Jefferson Street United Methodist Church to consecrate new Christian Life Center Sept. 28
Published 12:00 am Tuesday, September 30, 2003
With a past filled with colorful stories and characters, Jefferson Street United Methodist Church now looks forward to a bright future with its new $1.6-million facility as an attractive center of activity.
A complementary addition to the handsome 125-year-old church building at the corner of Jefferson and Union streets impressively extends to the west, completed in recent weeks and ready for the congregation to share with the public.
&uot;We’ll have the consecration of the Christian Life Center on Sept. 28
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at the 11 a.m. service,&uot; said the Rev. James Earl &uot;Pete&uot; Herndon. &uot;Then we’ll invite the public to an open house from 3 to 5 that afternoon.&uot;
The invitation is open to all who want to see the large new facility, complete with a commercial-style kitchen, game room for young people, classrooms and, in the center of it all, a full-size auditorium-gym-dining hall.
The new facility is symbolic of how churches are changing and what they must do to remain viable in the future, Herndon said.
&uot;Jefferson Street was at a crossroads. Their choices were to move out to another location, stay here and add the new facility or die.&uot;
Compelling reasons existed to remain in the historic church in the downtown area, Herndon said. So the congregation gave its commitment to an addition.
Jefferson Street member Tom Middleton was chairman of the building committee and was in from the beginning of the idea for an addition, dating to more than 10 years ago and through the pastorates of three ministers.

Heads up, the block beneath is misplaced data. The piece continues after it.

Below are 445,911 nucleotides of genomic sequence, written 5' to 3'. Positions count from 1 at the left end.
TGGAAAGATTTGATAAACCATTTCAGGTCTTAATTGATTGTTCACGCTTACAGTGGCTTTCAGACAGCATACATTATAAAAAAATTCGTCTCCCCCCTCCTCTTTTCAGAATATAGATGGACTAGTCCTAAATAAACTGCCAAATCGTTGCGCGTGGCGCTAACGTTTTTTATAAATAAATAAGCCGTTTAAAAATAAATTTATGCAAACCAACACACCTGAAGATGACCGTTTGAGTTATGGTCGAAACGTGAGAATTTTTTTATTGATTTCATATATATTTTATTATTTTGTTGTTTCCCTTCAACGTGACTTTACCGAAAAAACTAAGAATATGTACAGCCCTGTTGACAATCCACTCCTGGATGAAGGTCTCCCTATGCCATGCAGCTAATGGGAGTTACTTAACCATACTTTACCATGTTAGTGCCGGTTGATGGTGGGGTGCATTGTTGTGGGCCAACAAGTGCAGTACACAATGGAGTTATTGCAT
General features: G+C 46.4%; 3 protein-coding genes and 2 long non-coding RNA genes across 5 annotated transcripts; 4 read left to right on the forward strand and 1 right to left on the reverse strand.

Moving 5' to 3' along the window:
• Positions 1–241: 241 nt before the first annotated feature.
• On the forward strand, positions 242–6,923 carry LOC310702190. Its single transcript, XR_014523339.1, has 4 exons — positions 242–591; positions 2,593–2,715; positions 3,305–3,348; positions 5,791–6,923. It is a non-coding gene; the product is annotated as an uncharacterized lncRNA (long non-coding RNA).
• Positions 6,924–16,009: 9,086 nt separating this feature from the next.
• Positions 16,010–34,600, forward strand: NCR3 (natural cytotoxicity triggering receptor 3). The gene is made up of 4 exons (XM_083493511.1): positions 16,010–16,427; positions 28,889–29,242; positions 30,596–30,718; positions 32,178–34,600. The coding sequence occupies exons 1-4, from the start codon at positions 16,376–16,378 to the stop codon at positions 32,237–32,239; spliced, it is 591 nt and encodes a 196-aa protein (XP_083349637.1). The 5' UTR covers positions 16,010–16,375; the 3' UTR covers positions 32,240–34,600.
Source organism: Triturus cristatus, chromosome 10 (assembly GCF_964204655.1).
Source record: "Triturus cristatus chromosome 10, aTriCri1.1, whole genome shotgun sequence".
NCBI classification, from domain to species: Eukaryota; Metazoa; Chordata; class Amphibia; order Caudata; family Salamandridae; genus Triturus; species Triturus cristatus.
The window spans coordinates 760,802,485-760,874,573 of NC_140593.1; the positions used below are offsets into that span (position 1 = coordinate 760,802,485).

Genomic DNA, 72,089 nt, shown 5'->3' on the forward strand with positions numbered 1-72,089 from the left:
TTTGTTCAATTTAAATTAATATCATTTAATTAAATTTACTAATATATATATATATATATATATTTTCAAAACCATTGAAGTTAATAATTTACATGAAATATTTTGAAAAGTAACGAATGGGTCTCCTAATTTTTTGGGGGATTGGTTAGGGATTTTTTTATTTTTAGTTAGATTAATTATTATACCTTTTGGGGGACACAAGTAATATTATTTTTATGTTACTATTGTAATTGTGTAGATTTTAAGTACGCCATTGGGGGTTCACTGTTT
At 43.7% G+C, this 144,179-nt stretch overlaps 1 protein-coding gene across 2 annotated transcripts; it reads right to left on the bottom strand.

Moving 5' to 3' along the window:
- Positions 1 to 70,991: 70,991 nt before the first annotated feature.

Herndon’s arrival was good timing for the project, Middleton said. &uot;He was a blessing because he has had lots of building experience in his moving about the state.&uot;
The project has been an on-going challenge, beginning with the parking lot across the street from the church and continuing with the recently finished building, Middleton said. The new facility fills a need and presents a further challenge to continue a trend of growth.
&uot;For years, Jefferson Street had begun to age in its congregation, with the median age over 50,&uot; Middleton said.
&uot;But in the 1990s, we began to get a lot of young families with young children. And we didn’t have the facilities for that ministry. Now we’re a young, growing church, and we want that to continue.&uot;
The last 30 years have brought changes in what is expected of a church, Herndon said. &uot;There is more ministry to the total person and total family. Churches everywhere are going to these types of programs and are building the facilities for them.&uot;
The Jefferson Street Christian Life Center is multipurpose and multigenerational, Herndon said. &uot;There is something for everyone. And out of this, we’re expanding our Wednesday evening programs to have children’s activities, children’s choir and musical activities, adult hand bells, chancel choir practice, Bible studies and other programs for adults, and we’ve built in a 20-minute worship service at the end of the meal.&uot;
Growth in a church is not always easy to explain, Herndon said. &uot;I can’t give you the reasons why we’ve grown. Once upon a time where you were born in a church is where you would die,&uot; he said. But today it’s not so much about denomination. You have to have something to attract people. They want to know what their children can do and what best meets their needs.&uot;
The congregation and all the committees working to make the church additions successful have been harmonious and committed, Herndon said.
&uot;It’s been a total church effort with no one person dominating.&uot;
Middleton agreed. &uot;Everything has gone extremely well. It was a pleasure to work on the project,&uot; he said.